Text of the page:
Employers often seek to limit their termination liability with
termination clauses. If a termination clause does not meet the
minimum requirements of the Employment Standards Act, 2000
("ESA"), then the termination clause will not be valid
and an employee will be entitled to reasonable notice at common
law, thus increasing an employer's liability (see, for example,
Machtinger v. HOJ Industries  1 SCR 986 (SCC)).
Recent decisions over the last few years from the Ontario courts
have provided employers with a cautionary warning regarding how
termination clauses in employment contracts should be drafted.
The ESA requires employers to continue benefits during the ESA
notice period when terminating employment without cause, whether or
not working notice is provided. Where an employer fails to
expressly state in a contract that an employee's benefits will
continue throughout the ESA notice period, the termination clause
may be unenforceable.
In Wright v The Young and Rubicam Group of
Companies (2011, ONSC) ("Wright"), the
Court found that the termination clause in the employment contract
was unenforceable. In this case, the contract included a specific
termination clause that provided a formula for payments to be made
to the plaintiff in lieu of notice. Depending on years of service,
the plaintiff would be entitled to the payment of a certain number
of weeks of base salary. The contract stated that the termination
payment was inclusive of all other compensation entitlements. On
termination, the employer also continued benefits as required by
the ESA. The Court held that the wording of the termination
provisions were intended to be inclusive of "all...
entitlements to compensation". Benefits were held to be part
of compensation. The Court held that the termination provision in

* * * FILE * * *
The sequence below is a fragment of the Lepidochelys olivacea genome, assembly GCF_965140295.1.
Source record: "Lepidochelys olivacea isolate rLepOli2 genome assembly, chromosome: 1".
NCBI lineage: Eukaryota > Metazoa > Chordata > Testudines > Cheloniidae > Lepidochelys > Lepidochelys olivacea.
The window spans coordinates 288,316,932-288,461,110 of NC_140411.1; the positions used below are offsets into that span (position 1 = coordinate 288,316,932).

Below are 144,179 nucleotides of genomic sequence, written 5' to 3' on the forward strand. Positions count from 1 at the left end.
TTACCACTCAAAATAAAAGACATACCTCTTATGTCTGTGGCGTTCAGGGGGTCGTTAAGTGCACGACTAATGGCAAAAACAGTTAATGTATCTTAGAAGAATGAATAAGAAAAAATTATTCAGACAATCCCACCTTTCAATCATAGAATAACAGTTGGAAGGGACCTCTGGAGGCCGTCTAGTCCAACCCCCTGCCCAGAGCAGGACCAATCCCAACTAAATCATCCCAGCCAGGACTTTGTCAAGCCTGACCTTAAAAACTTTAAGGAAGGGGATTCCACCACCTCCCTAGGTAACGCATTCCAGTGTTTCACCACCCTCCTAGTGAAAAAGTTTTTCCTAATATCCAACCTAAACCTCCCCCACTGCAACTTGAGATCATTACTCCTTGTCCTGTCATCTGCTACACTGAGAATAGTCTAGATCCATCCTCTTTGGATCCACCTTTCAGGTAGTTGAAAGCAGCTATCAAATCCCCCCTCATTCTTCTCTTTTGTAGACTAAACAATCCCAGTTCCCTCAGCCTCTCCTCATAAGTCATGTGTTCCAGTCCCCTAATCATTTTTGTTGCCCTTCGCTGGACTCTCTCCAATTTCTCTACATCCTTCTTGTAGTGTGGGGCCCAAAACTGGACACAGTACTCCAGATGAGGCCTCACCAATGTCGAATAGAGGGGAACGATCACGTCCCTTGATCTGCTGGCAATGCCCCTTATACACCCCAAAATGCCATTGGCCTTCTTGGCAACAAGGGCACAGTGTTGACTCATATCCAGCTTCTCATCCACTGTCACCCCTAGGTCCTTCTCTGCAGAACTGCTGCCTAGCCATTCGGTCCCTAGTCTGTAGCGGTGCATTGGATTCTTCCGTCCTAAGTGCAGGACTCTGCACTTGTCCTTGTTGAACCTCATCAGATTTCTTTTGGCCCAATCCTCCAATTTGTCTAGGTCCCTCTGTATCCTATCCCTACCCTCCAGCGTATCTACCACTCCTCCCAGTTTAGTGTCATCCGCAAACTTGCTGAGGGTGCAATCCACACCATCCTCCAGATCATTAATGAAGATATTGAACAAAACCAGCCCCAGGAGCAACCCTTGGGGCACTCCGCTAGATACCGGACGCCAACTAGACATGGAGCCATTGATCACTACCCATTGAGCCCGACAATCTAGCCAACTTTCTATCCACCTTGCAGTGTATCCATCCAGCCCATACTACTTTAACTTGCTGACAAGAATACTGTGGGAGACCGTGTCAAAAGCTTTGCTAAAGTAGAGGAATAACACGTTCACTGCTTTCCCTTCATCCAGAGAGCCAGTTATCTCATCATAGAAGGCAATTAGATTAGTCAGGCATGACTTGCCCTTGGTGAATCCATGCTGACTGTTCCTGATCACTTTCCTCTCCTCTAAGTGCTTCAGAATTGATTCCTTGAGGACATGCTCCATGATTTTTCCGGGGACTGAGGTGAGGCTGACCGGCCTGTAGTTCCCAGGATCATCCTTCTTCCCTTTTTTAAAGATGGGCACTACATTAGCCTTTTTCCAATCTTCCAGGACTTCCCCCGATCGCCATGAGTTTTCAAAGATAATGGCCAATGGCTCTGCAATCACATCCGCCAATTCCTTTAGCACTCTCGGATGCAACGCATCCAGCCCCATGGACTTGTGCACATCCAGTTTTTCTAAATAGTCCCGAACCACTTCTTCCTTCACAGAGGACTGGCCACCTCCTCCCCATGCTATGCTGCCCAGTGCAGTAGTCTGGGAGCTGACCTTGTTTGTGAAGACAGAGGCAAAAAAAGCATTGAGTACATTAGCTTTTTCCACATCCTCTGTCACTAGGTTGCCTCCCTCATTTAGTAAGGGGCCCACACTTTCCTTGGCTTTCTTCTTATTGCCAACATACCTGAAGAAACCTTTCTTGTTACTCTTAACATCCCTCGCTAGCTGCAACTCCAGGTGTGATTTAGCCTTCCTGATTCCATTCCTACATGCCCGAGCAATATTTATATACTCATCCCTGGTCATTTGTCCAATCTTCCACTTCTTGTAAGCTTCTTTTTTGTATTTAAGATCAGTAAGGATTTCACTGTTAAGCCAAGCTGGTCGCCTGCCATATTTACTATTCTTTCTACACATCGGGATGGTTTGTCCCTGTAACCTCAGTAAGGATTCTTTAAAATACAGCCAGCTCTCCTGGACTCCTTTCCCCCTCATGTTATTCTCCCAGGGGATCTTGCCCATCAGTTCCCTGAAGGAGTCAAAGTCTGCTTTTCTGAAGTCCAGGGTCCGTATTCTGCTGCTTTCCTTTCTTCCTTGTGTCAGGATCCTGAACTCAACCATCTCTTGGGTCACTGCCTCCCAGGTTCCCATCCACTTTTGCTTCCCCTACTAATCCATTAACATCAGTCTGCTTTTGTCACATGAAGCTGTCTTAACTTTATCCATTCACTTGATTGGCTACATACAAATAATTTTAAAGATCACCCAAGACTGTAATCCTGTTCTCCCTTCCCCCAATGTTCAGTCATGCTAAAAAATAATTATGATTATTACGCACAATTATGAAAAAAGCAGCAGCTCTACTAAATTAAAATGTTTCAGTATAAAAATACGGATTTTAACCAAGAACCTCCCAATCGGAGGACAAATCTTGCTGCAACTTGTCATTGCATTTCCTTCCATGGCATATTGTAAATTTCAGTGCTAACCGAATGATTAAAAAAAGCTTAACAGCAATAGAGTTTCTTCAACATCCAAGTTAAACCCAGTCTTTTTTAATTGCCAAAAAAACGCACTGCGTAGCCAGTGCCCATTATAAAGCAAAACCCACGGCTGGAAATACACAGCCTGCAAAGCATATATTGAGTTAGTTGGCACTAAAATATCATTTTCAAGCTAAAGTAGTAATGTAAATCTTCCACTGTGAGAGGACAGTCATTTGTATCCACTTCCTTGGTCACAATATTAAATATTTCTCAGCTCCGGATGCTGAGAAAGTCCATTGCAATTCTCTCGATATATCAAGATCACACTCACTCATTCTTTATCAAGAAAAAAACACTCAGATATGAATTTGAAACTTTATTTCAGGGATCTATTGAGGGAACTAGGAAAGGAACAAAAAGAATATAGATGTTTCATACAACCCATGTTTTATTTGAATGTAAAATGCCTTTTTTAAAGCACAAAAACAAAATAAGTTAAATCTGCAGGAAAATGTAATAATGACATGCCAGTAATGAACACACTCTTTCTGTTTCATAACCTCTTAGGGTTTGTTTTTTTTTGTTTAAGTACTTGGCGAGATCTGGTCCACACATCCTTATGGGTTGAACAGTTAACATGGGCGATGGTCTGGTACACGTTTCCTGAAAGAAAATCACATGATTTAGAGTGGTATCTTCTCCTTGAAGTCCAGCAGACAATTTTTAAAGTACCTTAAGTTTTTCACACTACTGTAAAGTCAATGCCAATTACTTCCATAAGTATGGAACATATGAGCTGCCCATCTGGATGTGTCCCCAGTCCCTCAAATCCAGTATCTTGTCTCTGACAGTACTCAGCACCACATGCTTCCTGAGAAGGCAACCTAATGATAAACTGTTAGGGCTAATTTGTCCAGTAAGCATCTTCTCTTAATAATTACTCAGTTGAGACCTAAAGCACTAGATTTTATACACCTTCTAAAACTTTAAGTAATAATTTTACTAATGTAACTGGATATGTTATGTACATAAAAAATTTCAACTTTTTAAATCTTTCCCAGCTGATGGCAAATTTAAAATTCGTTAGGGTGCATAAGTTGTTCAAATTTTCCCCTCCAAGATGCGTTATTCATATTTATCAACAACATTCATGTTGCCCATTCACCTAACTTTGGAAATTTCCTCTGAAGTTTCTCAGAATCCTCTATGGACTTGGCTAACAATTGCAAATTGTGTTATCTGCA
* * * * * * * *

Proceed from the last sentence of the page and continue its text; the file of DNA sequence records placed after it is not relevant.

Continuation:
the contract referred to payment of base salary only and meant that
there would be no other compensation provided to the plaintiff,
including benefits. The fact that the employer continued the
benefits for the ESA period did not change the meaning of the
In Stevens v Sifton Properties Limited
(2012, ONSC) ("Stevens"), the termination clause
stated that payment in lieu of notice in accordance with the ESA
would be provided where the employer terminates the relationship
without cause. The termination clause stipulated that such payment
satisfied all future claims against the employer. The Court
determined that the clause, in addressing benefits implicitly, did
so in a way that "purports to take those [rights of benefits]
away upon mere payment of the required pay in lieu of notice."
The Court held that this was contrary to the ESA, as the language
denied benefit continuation during the ESA notice period and the
termination clause was therefore void.
The Court provided further guidance to employers in its most
recent decision in Howard v Benson Group. (2015, ONSC)
("Howard") In this case, the Court grappled with
the wording of a termination clause that stated that the employer
could terminate the employment relationship at any time and that
"any amounts paid" would be in accordance with the ESA.
The plaintiff argued that the wording "amounts paid" was
not clearly explained in the contract, and given its ambiguity, it
was unclear as to whether or not "amounts paid" referred
to base salary alone or was inclusive of benefits. The Court agreed
with the plaintiff and held that the word "paid" was not
inclusive of benefits, as it is not a defined term under the ESA.
The continuation of benefits under the ESA was held to be a
separate requirement from the payment of notice. The Court, echoing
other cases, noted that a termination provision that might be
ambiguous will be interpreted against the employer and in favour of
The Wright, Stevens, and Howard cases confirm that
employers must be cautious when drafting termination clauses to
limit liability upon termination. Any ambiguity will be interpreted
against the employer, which will result in the clause not being
enforceable and reasonable notice at common law will apply.
Moreover, these recent cases make it clear that any termination
clause should expressly state that benefits will be continued for
the ESA notice period. We recommend that all employers review any
employment contract templates to ensure that the termination
clauses comply with the minimum standards of notice, severance pay,
and benefit continuation required by the ESA.
The content of this article is intended to provide a general
guide to the subject matter. Specialist advice should be sought
about your specific circumstances.
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